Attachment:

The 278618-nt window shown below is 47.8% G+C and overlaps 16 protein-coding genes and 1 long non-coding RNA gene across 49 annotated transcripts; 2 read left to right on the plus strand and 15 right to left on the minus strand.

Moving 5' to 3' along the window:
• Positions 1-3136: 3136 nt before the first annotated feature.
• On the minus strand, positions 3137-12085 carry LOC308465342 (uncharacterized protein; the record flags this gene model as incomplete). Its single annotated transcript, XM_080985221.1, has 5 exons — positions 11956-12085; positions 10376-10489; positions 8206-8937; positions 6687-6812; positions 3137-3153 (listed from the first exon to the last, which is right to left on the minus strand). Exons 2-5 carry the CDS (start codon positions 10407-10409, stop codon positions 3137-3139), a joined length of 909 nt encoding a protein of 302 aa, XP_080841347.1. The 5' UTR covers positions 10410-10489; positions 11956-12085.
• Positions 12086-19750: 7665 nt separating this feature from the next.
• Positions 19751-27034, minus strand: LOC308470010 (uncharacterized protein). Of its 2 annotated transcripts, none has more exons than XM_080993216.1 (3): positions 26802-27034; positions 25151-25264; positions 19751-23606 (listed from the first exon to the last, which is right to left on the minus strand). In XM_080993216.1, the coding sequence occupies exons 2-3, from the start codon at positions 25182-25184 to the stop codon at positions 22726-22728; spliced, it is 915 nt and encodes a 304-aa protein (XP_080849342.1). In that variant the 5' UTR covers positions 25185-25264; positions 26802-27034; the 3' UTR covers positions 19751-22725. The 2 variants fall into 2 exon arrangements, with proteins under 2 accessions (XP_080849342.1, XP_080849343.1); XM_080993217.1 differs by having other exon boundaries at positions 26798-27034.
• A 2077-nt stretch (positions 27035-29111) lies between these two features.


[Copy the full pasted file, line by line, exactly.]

The 278618-nt window shown below is 47.8% G+C and overlaps 16 protein-coding genes and 1 long non-coding RNA gene across 49 annotated transcripts; 2 read left to right on the plus strand and 15 right to left on the minus strand.

Moving 5' to 3' along the window:
• Positions 1-3136: 3136 nt before the first annotated feature.
• On the minus strand, positions 3137-12085 carry LOC308465342 (uncharacterized protein; the record flags this gene model as incomplete). Its single annotated transcript, XM_080985221.1, has 5 exons — positions 11956-12085; positions 10376-10489; positions 8206-8937; positions 6687-6812; positions 3137-3153 (listed from the first exon to the last, which is right to left on the minus strand). Exons 2-5 carry the CDS (start codon positions 10407-10409, stop codon positions 3137-3139), a joined length of 909 nt encoding a protein of 302 aa, XP_080841347.1. The 5' UTR covers positions 10410-10489; positions 11956-12085.
• Positions 12086-19750: 7665 nt separating this feature from the next.
• Positions 19751-27034, minus strand: LOC308470010 (uncharacterized protein). Of its 2 annotated transcripts, none has more exons than XM_080993216.1 (3): positions 26802-27034; positions 25151-25264; positions 19751-23606 (listed from the first exon to the last, which is right to left on the minus strand). In XM_080993216.1, the coding sequence occupies exons 2-3, from the start codon at positions 25182-25184 to the stop codon at positions 22726-22728; spliced, it is 915 nt and encodes a 304-aa protein (XP_080849342.1). In that variant the 5' UTR covers positions 25185-25264; positions 26802-27034; the 3' UTR covers positions 19751-22725. The 2 variants fall into 2 exon arrangements, with proteins under 2 accessions (XP_080849342.1, XP_080849343.1); XM_080993217.1 differs by having other exon boundaries at positions 26798-27034.
• A 2077-nt stretch (positions 27035-29111) lies between these two features.